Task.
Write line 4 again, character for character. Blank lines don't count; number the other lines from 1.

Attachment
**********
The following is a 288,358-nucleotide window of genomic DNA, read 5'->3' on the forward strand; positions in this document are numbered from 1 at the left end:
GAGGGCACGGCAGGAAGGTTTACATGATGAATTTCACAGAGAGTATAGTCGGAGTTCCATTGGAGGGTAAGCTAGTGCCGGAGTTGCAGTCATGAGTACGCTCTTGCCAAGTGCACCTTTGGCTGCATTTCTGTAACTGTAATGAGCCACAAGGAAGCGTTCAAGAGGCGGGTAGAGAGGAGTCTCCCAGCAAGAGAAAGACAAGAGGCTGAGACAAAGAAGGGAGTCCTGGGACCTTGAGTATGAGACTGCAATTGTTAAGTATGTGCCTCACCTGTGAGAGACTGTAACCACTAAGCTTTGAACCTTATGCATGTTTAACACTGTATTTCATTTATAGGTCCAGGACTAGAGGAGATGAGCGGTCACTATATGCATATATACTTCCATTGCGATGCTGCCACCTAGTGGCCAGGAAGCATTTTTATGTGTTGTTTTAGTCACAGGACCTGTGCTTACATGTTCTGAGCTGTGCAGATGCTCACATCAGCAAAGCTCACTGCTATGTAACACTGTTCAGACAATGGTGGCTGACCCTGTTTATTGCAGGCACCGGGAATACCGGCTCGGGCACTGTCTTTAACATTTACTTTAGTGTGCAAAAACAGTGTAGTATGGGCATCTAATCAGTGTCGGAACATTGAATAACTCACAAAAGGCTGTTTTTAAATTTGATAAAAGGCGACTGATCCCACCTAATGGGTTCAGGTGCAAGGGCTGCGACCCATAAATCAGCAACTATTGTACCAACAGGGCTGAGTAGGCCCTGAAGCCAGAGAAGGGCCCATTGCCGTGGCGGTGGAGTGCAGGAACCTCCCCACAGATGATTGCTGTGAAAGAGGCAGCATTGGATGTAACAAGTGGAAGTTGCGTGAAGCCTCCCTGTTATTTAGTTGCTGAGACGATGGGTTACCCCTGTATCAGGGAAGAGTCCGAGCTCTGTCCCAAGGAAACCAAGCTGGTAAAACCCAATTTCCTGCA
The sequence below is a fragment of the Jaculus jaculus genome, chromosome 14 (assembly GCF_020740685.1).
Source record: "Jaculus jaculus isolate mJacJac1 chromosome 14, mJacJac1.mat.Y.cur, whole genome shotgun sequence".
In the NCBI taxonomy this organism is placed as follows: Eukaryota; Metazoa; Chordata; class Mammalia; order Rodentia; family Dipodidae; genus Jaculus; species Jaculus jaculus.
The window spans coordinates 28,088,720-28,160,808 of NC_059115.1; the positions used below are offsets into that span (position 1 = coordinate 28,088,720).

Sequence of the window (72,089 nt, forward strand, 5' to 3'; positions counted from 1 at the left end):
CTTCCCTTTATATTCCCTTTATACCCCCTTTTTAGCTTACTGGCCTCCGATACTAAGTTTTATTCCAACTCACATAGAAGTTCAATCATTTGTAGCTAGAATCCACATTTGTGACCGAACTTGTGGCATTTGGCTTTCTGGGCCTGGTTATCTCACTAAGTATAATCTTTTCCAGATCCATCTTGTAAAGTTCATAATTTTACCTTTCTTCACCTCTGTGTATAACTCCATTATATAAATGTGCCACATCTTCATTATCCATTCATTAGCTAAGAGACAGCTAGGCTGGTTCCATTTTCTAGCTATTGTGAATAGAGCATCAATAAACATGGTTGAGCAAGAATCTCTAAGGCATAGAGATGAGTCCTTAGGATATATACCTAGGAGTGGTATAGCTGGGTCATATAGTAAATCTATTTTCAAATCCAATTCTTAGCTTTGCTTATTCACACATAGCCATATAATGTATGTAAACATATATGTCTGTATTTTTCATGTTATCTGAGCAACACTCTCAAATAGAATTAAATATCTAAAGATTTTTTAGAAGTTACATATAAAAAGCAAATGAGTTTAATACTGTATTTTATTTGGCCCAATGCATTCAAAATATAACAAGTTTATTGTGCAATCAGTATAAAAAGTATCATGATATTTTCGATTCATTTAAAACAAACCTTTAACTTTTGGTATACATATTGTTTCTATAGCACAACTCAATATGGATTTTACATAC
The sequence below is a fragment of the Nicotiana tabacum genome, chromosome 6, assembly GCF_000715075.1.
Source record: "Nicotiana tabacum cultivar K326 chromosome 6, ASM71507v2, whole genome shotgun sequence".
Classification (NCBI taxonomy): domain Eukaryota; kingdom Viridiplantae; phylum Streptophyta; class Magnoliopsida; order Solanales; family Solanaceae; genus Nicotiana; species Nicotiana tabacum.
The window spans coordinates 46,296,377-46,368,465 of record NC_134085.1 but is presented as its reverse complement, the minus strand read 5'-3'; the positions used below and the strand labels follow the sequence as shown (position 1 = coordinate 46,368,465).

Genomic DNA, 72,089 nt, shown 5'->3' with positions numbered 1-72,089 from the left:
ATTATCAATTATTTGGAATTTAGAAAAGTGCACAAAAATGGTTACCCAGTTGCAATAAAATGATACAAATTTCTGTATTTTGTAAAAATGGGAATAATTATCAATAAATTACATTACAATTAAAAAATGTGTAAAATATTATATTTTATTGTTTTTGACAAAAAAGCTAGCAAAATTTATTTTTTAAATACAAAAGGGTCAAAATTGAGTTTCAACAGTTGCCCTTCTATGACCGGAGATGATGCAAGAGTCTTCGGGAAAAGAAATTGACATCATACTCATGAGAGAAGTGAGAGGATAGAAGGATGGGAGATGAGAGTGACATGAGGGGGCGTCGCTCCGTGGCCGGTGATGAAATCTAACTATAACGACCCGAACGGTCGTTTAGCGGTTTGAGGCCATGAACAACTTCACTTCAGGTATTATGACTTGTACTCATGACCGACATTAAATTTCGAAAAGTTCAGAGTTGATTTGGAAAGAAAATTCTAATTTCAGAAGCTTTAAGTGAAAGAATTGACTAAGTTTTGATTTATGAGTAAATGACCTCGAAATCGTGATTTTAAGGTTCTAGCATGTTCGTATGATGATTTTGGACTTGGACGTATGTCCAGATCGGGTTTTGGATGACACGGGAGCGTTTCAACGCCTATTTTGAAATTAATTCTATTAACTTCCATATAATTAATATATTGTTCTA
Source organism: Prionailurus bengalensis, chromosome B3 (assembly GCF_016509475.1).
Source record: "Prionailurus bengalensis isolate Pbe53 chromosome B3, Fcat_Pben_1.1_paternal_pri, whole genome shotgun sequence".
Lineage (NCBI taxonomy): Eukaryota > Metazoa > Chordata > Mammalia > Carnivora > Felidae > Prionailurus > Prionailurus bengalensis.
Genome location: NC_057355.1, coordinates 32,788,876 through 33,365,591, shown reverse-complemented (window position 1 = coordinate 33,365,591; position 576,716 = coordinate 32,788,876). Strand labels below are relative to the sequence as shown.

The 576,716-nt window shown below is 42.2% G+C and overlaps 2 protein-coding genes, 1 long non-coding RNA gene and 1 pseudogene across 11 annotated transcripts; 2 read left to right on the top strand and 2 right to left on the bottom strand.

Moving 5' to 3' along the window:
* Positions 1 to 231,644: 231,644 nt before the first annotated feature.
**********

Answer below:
Source record: "Jaculus jaculus isolate mJacJac1 chromosome 14, mJacJac1.mat.Y.cur, whole genome shotgun sequence".